I set the mode switch to manual, pushed the sticks to the corners and then spooled up the motors. The props spooled up evenly and the motors were very quiet smooth. At about 40% throttle the QR X350 took to the air and settled into a nice controlled hover. With the little bit of expo I added to the radio I was very impressed with the stability of manual mode. I flew a few circle patterns out in front of me and then brought the rig in to settle into a hover again. I was checking the right LED on the back of the unit. This is the GPS satellite indicator. The more flashes you get the higher the satellite count your rig is seeing, and the better the GPS hold will perform.
The GPS LED Indicator Chart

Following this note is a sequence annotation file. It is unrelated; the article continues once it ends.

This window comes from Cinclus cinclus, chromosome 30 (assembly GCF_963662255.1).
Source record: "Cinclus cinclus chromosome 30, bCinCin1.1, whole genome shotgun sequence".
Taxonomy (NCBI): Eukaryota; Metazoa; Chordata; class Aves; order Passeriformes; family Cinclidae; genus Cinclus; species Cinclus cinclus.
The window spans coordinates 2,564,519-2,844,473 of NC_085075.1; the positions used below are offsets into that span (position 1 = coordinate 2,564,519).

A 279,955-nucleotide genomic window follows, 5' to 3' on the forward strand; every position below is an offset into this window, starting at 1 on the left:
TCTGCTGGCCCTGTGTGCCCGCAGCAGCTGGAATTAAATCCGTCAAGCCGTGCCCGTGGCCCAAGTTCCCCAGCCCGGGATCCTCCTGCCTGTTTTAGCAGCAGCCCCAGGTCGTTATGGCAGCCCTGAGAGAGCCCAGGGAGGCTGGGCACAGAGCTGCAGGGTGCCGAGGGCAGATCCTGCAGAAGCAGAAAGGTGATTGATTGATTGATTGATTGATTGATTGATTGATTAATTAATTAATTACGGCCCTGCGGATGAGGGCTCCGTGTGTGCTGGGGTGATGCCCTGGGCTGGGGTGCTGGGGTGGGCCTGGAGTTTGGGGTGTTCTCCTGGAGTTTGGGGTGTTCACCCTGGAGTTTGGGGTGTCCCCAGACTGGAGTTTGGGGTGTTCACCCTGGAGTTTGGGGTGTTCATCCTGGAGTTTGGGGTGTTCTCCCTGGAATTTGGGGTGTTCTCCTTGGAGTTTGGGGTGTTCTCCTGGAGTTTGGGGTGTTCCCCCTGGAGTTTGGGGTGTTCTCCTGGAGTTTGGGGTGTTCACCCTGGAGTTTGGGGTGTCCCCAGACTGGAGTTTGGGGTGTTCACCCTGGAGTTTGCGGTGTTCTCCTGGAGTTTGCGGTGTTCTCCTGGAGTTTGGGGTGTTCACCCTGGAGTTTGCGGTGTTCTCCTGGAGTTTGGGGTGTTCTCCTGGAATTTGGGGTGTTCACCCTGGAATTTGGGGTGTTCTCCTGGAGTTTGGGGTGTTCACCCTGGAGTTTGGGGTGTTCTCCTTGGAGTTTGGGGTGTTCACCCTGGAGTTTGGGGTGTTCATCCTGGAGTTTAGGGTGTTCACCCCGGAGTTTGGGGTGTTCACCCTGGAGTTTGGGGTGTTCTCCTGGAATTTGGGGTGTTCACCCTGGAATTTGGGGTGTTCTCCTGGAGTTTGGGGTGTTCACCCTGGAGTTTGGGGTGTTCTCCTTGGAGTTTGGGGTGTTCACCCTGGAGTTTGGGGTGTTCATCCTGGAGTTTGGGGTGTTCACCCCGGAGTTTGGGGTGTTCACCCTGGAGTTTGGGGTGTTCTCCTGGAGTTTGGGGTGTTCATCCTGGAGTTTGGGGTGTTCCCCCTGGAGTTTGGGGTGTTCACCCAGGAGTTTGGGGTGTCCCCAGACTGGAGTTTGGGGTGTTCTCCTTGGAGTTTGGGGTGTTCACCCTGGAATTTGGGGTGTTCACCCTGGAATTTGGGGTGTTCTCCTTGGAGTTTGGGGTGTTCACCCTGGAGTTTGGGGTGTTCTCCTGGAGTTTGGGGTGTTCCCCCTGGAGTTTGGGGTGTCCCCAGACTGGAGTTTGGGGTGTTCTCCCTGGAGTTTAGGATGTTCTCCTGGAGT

I was getting a single LED blink telling me the GPS was seeing five satellites. So I took a chance and moved the mode switch to position hold. The QR X350 leaned back a bit dropped about twelve inches and then started to wander about a bit. it was a bit of a startle and I quickly switched back to manual mode. After checking that everything was alright with the rig, I went a little higher and flipped the switch to Position hold again. Again the rig slipped backwards a bit wandered a little and eventually found a three to four foot range of position hold. I chalked this up to the lack of satellites and started to fly around to see how the GPS mode was working. In GPS hold the flight characteristics seemed to be a bit choppy compared to manual mode. The auto centering was almost fighting me to fly the craft around. It's not horrible, but it is not completely smooth. On a later flight in a more open area I was able to lock into ten satellites, and this really helped the position hold. In fact the QR X350 just say where ever I placed it. I could even carefully go up to the rig, grab a landing gear pull the unit away from it's holding spot, and it would quickly fly back and resume it's hold. But even with this improved GPS position hold, flying while on position hold was not as smooth as I would have hoped for. Don't get me wrong: It's acceptable and I may be spoiled from the smoothness of some of my professional AV rigs, but I would really like to see Walkera improve the smoothness of the QR X350 in Position hold mode for future firmware updates.